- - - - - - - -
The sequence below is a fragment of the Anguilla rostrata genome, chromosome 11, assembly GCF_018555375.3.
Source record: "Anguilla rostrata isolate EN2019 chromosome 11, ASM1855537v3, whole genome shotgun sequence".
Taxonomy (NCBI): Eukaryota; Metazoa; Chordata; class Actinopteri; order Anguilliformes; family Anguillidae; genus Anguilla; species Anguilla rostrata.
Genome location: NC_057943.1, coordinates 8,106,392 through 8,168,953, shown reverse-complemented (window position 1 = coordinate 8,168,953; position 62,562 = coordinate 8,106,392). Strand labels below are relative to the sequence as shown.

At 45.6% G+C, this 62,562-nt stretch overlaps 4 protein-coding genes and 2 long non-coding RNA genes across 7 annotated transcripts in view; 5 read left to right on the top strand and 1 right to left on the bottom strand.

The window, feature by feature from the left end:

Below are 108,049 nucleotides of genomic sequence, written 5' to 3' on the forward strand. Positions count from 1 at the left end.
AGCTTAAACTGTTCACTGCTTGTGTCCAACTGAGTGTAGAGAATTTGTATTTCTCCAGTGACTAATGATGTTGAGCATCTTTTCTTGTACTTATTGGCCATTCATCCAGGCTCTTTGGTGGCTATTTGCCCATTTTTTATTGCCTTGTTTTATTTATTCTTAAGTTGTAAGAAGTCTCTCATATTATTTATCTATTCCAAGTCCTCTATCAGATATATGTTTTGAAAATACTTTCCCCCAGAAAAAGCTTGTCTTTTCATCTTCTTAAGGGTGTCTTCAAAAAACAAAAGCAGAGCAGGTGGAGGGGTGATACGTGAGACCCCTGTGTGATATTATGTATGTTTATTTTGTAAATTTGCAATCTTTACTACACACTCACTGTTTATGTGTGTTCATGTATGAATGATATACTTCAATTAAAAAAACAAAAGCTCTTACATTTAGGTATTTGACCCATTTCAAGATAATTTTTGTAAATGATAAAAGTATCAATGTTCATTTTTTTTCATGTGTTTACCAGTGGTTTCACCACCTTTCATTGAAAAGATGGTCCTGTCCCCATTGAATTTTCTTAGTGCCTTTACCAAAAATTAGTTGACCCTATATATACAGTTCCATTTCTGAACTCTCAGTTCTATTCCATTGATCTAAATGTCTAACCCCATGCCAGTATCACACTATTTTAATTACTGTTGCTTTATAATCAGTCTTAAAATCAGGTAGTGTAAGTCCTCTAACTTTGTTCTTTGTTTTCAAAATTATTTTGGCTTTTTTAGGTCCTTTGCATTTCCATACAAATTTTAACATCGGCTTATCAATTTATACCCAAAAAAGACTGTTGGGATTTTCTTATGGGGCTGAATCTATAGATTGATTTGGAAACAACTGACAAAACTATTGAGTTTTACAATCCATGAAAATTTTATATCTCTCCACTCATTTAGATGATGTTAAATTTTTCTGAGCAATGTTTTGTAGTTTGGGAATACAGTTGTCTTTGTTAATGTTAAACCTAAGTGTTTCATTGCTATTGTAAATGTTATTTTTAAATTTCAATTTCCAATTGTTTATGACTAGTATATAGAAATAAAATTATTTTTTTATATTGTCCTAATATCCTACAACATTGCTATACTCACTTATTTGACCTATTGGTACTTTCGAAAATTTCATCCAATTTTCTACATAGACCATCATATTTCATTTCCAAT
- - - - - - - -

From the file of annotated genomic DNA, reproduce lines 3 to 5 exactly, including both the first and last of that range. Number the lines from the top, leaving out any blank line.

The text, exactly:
Taxonomy (NCBI): Eukaryota; Metazoa; Chordata; class Actinopteri; order Anguilliformes; family Anguillidae; genus Anguilla; species Anguilla rostrata.
Genome location: NC_057943.1, coordinates 8,106,392 through 8,168,953, shown reverse-complemented (window position 1 = coordinate 8,168,953; position 62,562 = coordinate 8,106,392). Strand labels below are relative to the sequence as shown.

At 45.6% G+C, this 62,562-nt stretch overlaps 4 protein-coding genes and 2 long non-coding RNA genes across 7 annotated transcripts in view; 5 read left to right on the top strand and 1 right to left on the bottom strand.